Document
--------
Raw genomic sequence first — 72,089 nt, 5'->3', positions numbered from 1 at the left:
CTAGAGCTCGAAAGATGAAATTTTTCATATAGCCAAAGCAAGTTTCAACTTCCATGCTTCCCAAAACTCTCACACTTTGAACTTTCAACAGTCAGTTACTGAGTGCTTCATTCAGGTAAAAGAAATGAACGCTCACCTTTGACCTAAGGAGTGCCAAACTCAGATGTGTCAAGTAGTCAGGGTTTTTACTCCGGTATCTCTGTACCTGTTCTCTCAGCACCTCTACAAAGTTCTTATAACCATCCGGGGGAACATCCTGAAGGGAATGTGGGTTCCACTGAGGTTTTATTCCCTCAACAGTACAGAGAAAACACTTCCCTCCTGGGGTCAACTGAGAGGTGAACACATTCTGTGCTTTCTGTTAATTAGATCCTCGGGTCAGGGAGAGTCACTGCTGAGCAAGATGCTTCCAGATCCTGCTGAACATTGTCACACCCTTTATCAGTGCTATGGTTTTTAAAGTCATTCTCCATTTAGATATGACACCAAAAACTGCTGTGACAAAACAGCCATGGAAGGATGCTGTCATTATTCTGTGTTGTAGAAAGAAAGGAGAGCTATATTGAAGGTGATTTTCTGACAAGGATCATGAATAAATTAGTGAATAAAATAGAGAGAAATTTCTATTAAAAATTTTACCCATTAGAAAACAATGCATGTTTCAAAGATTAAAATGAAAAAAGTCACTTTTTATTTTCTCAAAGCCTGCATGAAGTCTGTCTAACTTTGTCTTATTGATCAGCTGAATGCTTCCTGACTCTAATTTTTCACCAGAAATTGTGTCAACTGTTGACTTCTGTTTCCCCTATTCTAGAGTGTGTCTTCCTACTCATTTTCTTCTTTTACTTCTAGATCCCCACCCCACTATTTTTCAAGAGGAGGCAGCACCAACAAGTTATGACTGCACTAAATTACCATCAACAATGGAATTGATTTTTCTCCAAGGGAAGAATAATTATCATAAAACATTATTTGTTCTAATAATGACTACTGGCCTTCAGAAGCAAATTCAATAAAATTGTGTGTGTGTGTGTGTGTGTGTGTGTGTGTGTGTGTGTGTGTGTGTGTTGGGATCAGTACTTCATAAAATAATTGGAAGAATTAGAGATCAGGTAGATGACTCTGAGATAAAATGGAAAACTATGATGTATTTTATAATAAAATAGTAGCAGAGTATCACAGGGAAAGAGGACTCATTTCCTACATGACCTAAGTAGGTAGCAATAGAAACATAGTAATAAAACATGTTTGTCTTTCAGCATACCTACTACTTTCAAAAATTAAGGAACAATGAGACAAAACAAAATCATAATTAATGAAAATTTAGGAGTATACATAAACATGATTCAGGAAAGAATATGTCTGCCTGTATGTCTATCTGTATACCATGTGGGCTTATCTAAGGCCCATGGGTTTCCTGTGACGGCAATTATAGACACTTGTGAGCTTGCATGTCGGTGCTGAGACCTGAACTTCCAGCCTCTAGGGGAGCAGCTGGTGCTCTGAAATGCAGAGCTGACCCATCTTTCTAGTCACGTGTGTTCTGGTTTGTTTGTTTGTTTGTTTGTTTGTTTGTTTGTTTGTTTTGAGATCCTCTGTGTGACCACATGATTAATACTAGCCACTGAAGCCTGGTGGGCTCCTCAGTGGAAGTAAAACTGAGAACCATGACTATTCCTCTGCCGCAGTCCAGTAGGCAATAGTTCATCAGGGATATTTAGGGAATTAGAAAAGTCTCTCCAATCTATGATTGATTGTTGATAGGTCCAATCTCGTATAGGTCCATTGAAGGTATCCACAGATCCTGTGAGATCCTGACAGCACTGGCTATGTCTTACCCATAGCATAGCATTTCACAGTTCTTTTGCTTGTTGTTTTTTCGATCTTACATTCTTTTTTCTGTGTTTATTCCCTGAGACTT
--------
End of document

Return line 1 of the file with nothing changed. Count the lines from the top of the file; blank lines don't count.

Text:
Raw genomic sequence first — 72,089 nt, 5'->3', positions numbered from 1 at the left: